Essay: Copyright Law

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Copyright Law

The protection of a person's or an organization's intellectual properties, creative designs, innovative ideas, and original works has always been an important endeavor to ensure that these entities will always be acknowledged for the hard works they have done. If no safeguard is accorded these works, there are other entities that could steal them in the same manner as tangible properties can be stolen if left unguarded. Accordingly, there have been several controls, measures, and even legislations implemented to warrant the protection of intellectual properties, creative designs, innovative ideas, and original works. Some of the statutes date back to several centuries and different nations have various ways and means of protecting these important human outputs. These works though vary and depending on their type, different rules apply although the gist thereof is to guarantee that the rights to the works by these individuals and organizations will not be compromised due to the theft or misrepresentation of ownership by others. Intellectual creations are divided into three general categories which are creative expressions or original writings, brand names or designs, and innovations and inventions. The laws that apply to these intellectual properties are copyright laws, trademarks, and patents, respectively. The detailed differences amongst the three are (Copyright Website LLC 2011):

Copyright protects creative expression that has been reduced to a tangible form, such as a book.

Trademark protects brand names, literally marking items in trade.

Patent protects innovation and invention.

Amongst the three, copyright law is the main focus of this paper and will examine the evolution of the law up until how the application of which is in contemporary times. In addition, the copyright laws of some select countries will be discussed in brief and the future challenges facing copyright law. Delving into the matter though requires the intricate understanding of what copyright is and the law or laws that apply thereto. The major difference between copyright, trademark and patent has been introduced above but the clearer differentiation will be apparent once copyright has been dissected in detail. The generic definition of copyright is the exclusive legal right of the originator of an idea, design, concept and related human outputs to the ownership of said works that resulted from the person or entities intellectual capacities. The legal right extends to the original owner or author's right to authorize other entities to use said works. In order to have copyright protection though, the work or works will have to appear in tangible or observable forms. Hence, original and creative ideas existing in an entity's mind cannot be protected because there is no concrete evidence of their existence.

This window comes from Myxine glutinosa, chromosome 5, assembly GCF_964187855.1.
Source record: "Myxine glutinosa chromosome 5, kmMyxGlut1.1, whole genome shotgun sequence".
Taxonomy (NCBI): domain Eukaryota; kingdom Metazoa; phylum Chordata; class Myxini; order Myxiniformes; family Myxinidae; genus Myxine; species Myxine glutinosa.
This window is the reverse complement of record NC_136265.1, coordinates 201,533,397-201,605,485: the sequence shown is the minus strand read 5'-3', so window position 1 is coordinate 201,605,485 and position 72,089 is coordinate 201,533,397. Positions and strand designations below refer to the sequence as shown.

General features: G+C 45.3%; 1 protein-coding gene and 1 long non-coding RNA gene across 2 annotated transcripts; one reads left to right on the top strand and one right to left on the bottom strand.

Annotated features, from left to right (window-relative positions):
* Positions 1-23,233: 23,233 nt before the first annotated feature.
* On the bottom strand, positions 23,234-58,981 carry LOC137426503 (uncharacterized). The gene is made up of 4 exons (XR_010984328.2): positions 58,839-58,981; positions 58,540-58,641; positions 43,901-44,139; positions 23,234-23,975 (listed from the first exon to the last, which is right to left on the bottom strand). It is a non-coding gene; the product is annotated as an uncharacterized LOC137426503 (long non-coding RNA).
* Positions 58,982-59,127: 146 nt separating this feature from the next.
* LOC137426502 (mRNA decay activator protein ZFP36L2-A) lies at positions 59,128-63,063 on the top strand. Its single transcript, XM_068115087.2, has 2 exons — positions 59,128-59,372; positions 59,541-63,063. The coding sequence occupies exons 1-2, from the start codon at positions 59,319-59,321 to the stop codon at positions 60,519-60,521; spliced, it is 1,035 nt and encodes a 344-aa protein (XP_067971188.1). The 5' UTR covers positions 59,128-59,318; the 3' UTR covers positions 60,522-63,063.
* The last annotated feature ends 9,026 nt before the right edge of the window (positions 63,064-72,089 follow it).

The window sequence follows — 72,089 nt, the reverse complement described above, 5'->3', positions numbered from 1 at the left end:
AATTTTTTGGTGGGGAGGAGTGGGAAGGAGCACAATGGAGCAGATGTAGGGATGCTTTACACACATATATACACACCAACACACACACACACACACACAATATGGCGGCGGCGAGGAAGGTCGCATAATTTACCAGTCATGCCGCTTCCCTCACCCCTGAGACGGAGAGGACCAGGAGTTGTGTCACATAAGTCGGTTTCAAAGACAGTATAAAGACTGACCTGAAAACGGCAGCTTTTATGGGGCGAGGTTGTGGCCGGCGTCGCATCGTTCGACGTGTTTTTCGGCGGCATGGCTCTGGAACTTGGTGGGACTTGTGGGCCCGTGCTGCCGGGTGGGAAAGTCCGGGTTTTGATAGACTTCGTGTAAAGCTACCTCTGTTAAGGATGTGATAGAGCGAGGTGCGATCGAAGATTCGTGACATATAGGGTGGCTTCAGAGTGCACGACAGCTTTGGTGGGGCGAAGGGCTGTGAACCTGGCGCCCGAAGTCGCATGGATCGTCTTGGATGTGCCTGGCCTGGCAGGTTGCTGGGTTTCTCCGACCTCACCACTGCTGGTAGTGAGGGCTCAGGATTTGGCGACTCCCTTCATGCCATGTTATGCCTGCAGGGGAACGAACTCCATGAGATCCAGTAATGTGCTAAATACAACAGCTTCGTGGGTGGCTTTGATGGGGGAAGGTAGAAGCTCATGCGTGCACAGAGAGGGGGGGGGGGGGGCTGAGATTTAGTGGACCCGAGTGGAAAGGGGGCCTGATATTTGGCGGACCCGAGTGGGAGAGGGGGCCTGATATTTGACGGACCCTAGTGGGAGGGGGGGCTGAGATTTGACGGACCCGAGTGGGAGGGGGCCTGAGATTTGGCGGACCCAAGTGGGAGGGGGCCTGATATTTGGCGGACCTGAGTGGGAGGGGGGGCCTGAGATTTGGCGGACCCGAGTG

A case in point that can be made with regards to the above definition of copyright is when a playwright has a new- idea for a play and in his mind, he knew already how the plot will develop and who the characters will be. If the playwright talks about this to another playwright and the other playwright was able to produce a written play similar along the ideas of the original playwright, it will be quite difficult to prove that his idea was stolen because there was no tangible proof existing. But then if the original playwright has already written the play and a "similar" play was written also by another playwright (the one that the original playwright discussed with), then there can be an intellectual property and/or copyright violation. Indeed, the adage "if it is not written, it never happened or does not exist" always applies when it comes to copyright protection.

The idea of copyright and copyright law began several centuries ago with the invention of the movable printing press by Johannes Gutenberg in the fifteenth century. "The issue of copyright arose in response to Gutenberg's disruptive technology infiltrating the British Isles. The printing press represented a supreme threat to the clergy's monopoly on idea dissemination; moveable type was the fifteenth century version of Napster. The technology that enabled the ability to copy and mass-produce books created an immediate need for its own subjugation. (Copyright Website LLC 2011)" Unfortunately, the law promulgated then was meant not to protect original and creative designs or works but to ensure that there would not be any threat to the powers of the clergy and even the political structure. This law was known as the Licensing Act of 1534 where the British government gave exclusive printing rights to the Stationer's Company thereby creating one of the very first media monopolies in history. Without a doubt, "the first copyright law was a censorship law [that] was not about protecting the rights of authors, or encouraging them to produce new works (QuestionCopyright.org 2011)" but providing the government with the control of what was printed and distributed.